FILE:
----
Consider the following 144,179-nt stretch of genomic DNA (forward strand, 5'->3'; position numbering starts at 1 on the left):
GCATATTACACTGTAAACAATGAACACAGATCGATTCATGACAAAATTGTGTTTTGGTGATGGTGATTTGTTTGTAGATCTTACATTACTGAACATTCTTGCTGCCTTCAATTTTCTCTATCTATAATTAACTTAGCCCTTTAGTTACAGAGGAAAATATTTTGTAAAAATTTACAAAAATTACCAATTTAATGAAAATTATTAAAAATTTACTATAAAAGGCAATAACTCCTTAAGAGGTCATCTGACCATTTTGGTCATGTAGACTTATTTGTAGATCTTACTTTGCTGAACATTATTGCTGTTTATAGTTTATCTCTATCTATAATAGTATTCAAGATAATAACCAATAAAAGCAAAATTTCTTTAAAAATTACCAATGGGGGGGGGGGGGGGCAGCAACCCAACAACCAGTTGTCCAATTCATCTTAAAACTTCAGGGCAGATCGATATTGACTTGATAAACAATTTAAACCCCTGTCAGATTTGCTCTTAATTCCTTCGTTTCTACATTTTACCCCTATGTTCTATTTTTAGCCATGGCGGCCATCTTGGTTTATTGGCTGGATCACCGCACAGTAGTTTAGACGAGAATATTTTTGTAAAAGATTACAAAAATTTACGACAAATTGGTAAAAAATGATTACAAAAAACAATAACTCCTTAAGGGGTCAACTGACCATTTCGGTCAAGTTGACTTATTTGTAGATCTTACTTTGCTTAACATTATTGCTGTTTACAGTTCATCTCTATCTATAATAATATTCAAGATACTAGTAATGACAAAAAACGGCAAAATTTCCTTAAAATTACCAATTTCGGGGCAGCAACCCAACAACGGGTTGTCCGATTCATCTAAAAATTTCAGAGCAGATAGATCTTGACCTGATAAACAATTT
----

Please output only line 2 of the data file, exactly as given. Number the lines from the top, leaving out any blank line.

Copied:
GCATATTACACTGTAAACAATGAACACAGATCGATTCATGACAAAATTGTGTTTTGGTGATGGTGATTTGTTTGTAGATCTTACATTACTGAACATTCTTGCTGCCTTCAATTTTCTCTATCTATAATTAACTTAGCCCTTTAGTTACAGAGGAAAATATTTTGTAAAAATTTACAAAAATTACCAATTTAATGAAAATTATTAAAAATTTACTATAAAAGGCAATAACTCCTTAAGAGGTCATCTGACCATTTTGGTCATGTAGACTTATTTGTAGATCTTACTTTGCTGAACATTATTGCTGTTTATAGTTTATCTCTATCTATAATAGTATTCAAGATAATAACCAATAAAAGCAAAATTTCTTTAAAAATTACCAATGGGGGGGGGGGGGGGCAGCAACCCAACAACCAGTTGTCCAATTCATCTTAAAACTTCAGGGCAGATCGATATTGACTTGATAAACAATTTAAACCCCTGTCAGATTTGCTCTTAATTCCTTCGTTTCTACATTTTACCCCTATGTTCTATTTTTAGCCATGGCGGCCATCTTGGTTTATTGGCTGGATCACCGCACAGTAGTTTAGACGAGAATATTTTTGTAAAAGATTACAAAAATTTACGACAAATTGGTAAAAAATGATTACAAAAAACAATAACTCCTTAAGGGGTCAACTGACCATTTCGGTCAAGTTGACTTATTTGTAGATCTTACTTTGCTTAACATTATTGCTGTTTACAGTTCATCTCTATCTATAATAATATTCAAGATACTAGTAATGACAAAAAACGGCAAAATTTCCTTAAAATTACCAATTTCGGGGCAGCAACCCAACAACGGGTTGTCCGATTCATCTAAAAATTTCAGAGCAGATAGATCTTGACCTGATAAACAATTT